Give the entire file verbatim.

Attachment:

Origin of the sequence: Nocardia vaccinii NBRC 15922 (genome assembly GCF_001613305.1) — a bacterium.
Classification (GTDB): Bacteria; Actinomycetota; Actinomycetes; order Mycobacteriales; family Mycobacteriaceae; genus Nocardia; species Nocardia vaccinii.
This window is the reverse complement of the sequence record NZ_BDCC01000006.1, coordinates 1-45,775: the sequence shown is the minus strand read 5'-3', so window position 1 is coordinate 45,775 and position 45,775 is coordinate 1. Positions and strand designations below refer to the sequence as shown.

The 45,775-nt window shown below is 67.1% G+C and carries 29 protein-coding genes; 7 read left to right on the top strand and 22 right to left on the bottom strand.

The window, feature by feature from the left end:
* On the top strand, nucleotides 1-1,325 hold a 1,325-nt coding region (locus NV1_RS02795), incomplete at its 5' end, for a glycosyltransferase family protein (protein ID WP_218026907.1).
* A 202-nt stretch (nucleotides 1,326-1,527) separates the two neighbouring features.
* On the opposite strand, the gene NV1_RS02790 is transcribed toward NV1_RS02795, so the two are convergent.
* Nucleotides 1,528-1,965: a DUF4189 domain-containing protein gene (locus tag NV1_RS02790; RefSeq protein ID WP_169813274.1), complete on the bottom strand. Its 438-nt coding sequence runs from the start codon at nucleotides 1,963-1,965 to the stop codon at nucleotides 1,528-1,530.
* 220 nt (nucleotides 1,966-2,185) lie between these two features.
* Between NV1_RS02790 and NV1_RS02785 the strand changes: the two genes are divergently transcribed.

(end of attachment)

Origin of the sequence: Nocardia vaccinii NBRC 15922 (genome assembly GCF_001613305.1) — a bacterium.
Classification (GTDB): Bacteria; Actinomycetota; Actinomycetes; order Mycobacteriales; family Mycobacteriaceae; genus Nocardia; species Nocardia vaccinii.
This window is the reverse complement of the sequence record NZ_BDCC01000006.1, coordinates 1-45,775: the sequence shown is the minus strand read 5'-3', so window position 1 is coordinate 45,775 and position 45,775 is coordinate 1. Positions and strand designations below refer to the sequence as shown.

The 45,775-nt window shown below is 67.1% G+C and carries 29 protein-coding genes; 7 read left to right on the top strand and 22 right to left on the bottom strand.

The window, feature by feature from the left end:
* On the top strand, nucleotides 1-1,325 hold a 1,325-nt coding region (locus NV1_RS02795), incomplete at its 5' end, for a glycosyltransferase family protein (protein ID WP_218026907.1).
* A 202-nt stretch (nucleotides 1,326-1,527) separates the two neighbouring features.
* On the opposite strand, the gene NV1_RS02790 is transcribed toward NV1_RS02795, so the two are convergent.
* Nucleotides 1,528-1,965: a DUF4189 domain-containing protein gene (locus tag NV1_RS02790; RefSeq protein ID WP_169813274.1), complete on the bottom strand. Its 438-nt coding sequence runs from the start codon at nucleotides 1,963-1,965 to the stop codon at nucleotides 1,528-1,530.
* 220 nt (nucleotides 1,966-2,185) lie between these two features.
* Between NV1_RS02790 and NV1_RS02785 the strand changes: the two genes are divergently transcribed.